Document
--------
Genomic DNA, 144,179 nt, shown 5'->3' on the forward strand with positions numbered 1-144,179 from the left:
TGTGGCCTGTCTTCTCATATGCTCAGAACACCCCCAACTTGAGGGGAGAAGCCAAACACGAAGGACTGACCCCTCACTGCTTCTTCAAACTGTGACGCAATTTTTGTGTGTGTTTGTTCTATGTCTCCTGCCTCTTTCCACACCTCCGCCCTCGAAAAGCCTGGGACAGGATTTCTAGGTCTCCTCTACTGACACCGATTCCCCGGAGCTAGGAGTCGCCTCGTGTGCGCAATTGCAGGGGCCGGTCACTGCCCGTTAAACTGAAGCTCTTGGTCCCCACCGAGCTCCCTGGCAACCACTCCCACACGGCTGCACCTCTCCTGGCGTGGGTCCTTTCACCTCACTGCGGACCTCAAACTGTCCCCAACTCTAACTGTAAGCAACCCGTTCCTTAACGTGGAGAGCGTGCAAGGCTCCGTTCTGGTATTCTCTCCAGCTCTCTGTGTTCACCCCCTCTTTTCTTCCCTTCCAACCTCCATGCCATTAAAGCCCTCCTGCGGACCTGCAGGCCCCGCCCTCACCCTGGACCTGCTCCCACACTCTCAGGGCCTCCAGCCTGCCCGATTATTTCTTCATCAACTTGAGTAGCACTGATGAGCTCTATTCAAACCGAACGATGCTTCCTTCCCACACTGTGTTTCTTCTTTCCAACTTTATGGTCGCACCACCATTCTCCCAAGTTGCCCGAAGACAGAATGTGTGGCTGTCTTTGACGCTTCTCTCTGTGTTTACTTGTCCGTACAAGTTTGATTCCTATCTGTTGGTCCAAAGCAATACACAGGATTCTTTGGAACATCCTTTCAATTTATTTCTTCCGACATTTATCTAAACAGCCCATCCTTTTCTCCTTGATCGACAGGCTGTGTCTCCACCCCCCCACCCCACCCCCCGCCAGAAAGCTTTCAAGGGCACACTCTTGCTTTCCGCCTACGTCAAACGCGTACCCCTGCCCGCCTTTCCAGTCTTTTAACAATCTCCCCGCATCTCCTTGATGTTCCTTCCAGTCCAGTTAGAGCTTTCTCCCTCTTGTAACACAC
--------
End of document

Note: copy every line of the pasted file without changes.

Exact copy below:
Genomic DNA, 144,179 nt, shown 5'->3' on the forward strand with positions numbered 1-144,179 from the left:
TGTGGCCTGTCTTCTCATATGCTCAGAACACCCCCAACTTGAGGGGAGAAGCCAAACACGAAGGACTGACCCCTCACTGCTTCTTCAAACTGTGACGCAATTTTTGTGTGTGTTTGTTCTATGTCTCCTGCCTCTTTCCACACCTCCGCCCTCGAAAAGCCTGGGACAGGATTTCTAGGTCTCCTCTACTGACACCGATTCCCCGGAGCTAGGAGTCGCCTCGTGTGCGCAATTGCAGGGGCCGGTCACTGCCCGTTAAACTGAAGCTCTTGGTCCCCACCGAGCTCCCTGGCAACCACTCCCACACGGCTGCACCTCTCCTGGCGTGGGTCCTTTCACCTCACTGCGGACCTCAAACTGTCCCCAACTCTAACTGTAAGCAACCCGTTCCTTAACGTGGAGAGCGTGCAAGGCTCCGTTCTGGTATTCTCTCCAGCTCTCTGTGTTCACCCCCTCTTTTCTTCCCTTCCAACCTCCATGCCATTAAAGCCCTCCTGCGGACCTGCAGGCCCCGCCCTCACCCTGGACCTGCTCCCACACTCTCAGGGCCTCCAGCCTGCCCGATTATTTCTTCATCAACTTGAGTAGCACTGATGAGCTCTATTCAAACCGAACGATGCTTCCTTCCCACACTGTGTTTCTTCTTTCCAACTTTATGGTCGCACCACCATTCTCCCAAGTTGCCCGAAGACAGAATGTGTGGCTGTCTTTGACGCTTCTCTCTGTGTTTACTTGTCCGTACAAGTTTGATTCCTATCTGTTGGTCCAAAGCAATACACAGGATTCTTTGGAACATCCTTTCAATTTATTTCTTCCGACATTTATCTAAACAGCCCATCCTTTTCTCCTTGATCGACAGGCTGTGTCTCCACCCCCCCACCCCACCCCCCGCCAGAAAGCTTTCAAGGGCACACTCTTGCTTTCCGCCTACGTCAAACGCGTACCCCTGCCCGCCTTTCCAGTCTTTTAACAATCTCCCCGCATCTCCTTGATGTTCCTTCCAGTCCAGTTAGAGCTTTCTCCCTCTTGTAACACAC